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Tragic consequences for German Shepherd cross who found chewing gum on street

Winston the dog killed by xylitol dog-sad
© Kirsty Lanyon - Facebook

Could your dog be killed by sweetness? One family was left devasted after their family dog ate chewing gum containing a deadly sugar substitute known as xylitol.

By Zoe Monk , 1 Sep 2019

Winston, a three-year-old German Shepherd/Golden Retriever cross came across the chewing gum while out walking with his owners near the family home in Littleborough, Greater Manchester.

The piece of gum contained the low-calorie sweetener xylitol found in a variety of products and human foods.

Winston seemed fine for around half an hour afterwards, but he quickly became lethargic and began to vomit. Just two days later vets told the heartbroken family that they had no choice but to put poor Winston to sleep.

Xylitol poisoning

It was confirmed that Winston had suffered xylitol poisoning. He was put on a glucose drip as he couldn’t manage his blood sugar levels. But the treatment didn’t work and his family were forced to say a final goodbye to their beloved canine companion.


Our beautiful boy ? Since Friday evening I’ve watched my family be ripped to complete shreds and there was absolutely...

Posted by Kirsty Lanyon on Monday, August 26, 2019

The family are now keen to share their story to make other dog owners aware of the dangers of sweeteners like xylitol. Kirsty Lanyon, her husband Dave, and four-year-old daughter Amelia are devastated by Winston’s death.

Kirsty said:“All dog owners need to be aware of the dangers of xylitol and how it's in so many items just lying about your houses. Those brownies or cupcakes you made from a packet mix? Full of it. That pizza you got from the takeaway? Full of it.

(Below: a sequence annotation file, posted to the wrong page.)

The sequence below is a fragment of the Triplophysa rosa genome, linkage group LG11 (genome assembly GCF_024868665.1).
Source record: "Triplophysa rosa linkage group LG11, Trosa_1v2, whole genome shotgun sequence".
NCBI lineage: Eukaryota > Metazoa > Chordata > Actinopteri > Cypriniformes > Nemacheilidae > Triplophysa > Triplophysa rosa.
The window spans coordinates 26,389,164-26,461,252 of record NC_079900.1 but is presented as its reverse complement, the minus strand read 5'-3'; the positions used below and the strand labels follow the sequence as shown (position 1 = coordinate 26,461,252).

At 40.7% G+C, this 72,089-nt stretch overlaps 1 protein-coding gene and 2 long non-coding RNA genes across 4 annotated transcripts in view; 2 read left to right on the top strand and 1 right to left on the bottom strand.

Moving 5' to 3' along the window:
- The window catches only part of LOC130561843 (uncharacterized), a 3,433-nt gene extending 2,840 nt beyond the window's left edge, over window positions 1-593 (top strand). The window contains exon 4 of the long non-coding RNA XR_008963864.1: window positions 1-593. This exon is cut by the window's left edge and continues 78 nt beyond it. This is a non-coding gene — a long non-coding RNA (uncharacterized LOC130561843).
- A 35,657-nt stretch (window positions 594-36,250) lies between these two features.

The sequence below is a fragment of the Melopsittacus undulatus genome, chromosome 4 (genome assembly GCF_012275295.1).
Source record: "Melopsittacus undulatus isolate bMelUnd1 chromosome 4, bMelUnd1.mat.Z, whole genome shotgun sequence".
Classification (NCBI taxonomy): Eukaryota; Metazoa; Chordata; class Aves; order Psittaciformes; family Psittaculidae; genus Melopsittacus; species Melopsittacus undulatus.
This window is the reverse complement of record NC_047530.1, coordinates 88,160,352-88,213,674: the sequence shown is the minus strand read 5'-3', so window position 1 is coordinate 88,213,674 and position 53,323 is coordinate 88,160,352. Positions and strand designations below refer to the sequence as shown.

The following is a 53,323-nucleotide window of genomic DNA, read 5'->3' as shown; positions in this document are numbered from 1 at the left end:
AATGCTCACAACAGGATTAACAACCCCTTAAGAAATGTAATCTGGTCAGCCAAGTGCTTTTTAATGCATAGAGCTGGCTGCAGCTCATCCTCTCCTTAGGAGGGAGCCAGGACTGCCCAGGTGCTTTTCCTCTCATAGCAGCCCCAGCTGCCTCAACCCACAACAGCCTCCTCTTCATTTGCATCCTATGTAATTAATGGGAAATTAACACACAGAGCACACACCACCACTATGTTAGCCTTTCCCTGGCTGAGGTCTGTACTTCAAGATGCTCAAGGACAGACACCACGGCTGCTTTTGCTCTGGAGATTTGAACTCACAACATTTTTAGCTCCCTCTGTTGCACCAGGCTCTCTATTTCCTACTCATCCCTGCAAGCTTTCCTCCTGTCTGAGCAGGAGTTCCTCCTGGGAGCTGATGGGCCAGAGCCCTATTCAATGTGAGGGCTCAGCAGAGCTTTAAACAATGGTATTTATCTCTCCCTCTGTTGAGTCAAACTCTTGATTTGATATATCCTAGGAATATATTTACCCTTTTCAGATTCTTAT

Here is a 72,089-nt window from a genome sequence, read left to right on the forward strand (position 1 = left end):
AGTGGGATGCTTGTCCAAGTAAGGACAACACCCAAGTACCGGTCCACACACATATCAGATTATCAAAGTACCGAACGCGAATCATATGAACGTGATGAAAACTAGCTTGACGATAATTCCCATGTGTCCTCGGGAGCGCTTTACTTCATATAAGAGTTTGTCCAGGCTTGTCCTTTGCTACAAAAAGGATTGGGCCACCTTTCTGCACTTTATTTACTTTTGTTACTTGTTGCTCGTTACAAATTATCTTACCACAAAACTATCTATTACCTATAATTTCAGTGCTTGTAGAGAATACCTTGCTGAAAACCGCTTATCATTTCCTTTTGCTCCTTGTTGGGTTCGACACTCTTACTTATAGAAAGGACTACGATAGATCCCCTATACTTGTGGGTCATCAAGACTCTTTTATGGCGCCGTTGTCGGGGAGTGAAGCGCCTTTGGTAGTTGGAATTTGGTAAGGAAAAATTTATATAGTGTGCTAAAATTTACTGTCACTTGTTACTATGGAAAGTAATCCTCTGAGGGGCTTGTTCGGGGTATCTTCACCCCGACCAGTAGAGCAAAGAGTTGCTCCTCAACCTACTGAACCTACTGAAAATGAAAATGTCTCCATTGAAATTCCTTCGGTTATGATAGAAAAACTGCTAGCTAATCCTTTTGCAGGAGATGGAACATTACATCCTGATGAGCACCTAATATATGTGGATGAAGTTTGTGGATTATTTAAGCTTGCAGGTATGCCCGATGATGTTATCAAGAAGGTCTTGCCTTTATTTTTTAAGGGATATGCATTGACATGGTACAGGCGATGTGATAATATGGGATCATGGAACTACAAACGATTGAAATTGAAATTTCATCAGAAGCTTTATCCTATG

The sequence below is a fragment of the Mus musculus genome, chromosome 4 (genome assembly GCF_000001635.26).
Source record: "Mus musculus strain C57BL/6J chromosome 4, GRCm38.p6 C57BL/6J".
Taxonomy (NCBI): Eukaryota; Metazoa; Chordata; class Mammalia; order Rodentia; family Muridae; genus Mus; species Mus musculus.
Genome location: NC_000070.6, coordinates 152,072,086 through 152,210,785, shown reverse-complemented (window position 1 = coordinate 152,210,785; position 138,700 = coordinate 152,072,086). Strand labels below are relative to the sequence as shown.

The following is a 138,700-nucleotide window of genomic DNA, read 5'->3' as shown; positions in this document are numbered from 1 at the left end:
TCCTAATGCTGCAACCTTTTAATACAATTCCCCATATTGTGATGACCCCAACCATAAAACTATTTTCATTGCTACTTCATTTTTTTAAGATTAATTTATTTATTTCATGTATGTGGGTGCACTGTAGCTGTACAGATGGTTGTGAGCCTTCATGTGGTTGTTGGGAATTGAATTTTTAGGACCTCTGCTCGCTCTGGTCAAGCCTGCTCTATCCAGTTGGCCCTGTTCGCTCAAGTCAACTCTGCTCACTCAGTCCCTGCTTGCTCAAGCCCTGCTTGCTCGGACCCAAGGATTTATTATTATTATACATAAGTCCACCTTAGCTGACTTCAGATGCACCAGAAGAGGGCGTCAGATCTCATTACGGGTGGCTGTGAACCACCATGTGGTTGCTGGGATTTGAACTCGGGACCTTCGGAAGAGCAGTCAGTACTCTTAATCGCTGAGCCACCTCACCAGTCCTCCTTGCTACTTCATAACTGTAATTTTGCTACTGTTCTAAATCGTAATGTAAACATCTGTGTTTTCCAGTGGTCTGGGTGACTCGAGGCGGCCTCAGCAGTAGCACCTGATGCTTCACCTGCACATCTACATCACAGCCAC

"Your toothpaste, pasta, peanut butter, anything that says sugar-free it's probably in there too. But it won't be labelled xylitol, it's labelled 'sugar alcohol'.”

Warning to dog owners

Commenting on Kirsty’s post, one person said:

“Omg Kirsty I'm so sorry, this happened to our dog about six years ago, we're unsure what exactly he got hold of but I opened the back door to see him frothing at the mouth and fitting, the vets said whatever he managed to get (most likely to be chewing gum) had poisoned him.”

Kirsty hopes the message will spread to dog owners around the country, as one dog owner posted:

“Taught me something Kirsty, especially having a puppy. I shall keep a very close eye on her when she's sniffing on her walks, I do anyway but shall look quicker.”

Found in a huge number of foods

Xylitol is safe for humans and used as a popular sugar substitute in a variety of food products such as toothpaste, sweets, peanut butter products, chewing gum, cough syrup and baked desserts. But for dogs, even small amounts of xylitol can cause insulin release resulting in liver failure, which can be fatal. There were 250 reported cases in the UK of xylitol dog poisoning in just 2016 alone. Most of these cases were a result of sneaky dogs getting their paws on sugar-free chewing gum.

How to spot xylitol poisoning

When a dog consumes xylitol, it quickly becomes absorbed into their bloodstream and releases insulin. This sudden spike in insulin can cause a dog’s blood sugar levels to drop dangerously low, causing hypoglycaemia.

Signs of xylitol poisoning in dogs can include lethargy, vomiting, difficulty standing or walking, seizures and even coma. These symptoms can start within 15 to 30 minutes of your dog consuming xylitol, while some dogs have died within just one hour. But what is extremely worrying is that some dogs don’t show any symptoms until it is too late.

An RSPCA spokesman said: “This sounds like a tragic incident and our thoughts go out to Winston's owner. If you suspect your dog may have been poisoned please ring your vet straight away.”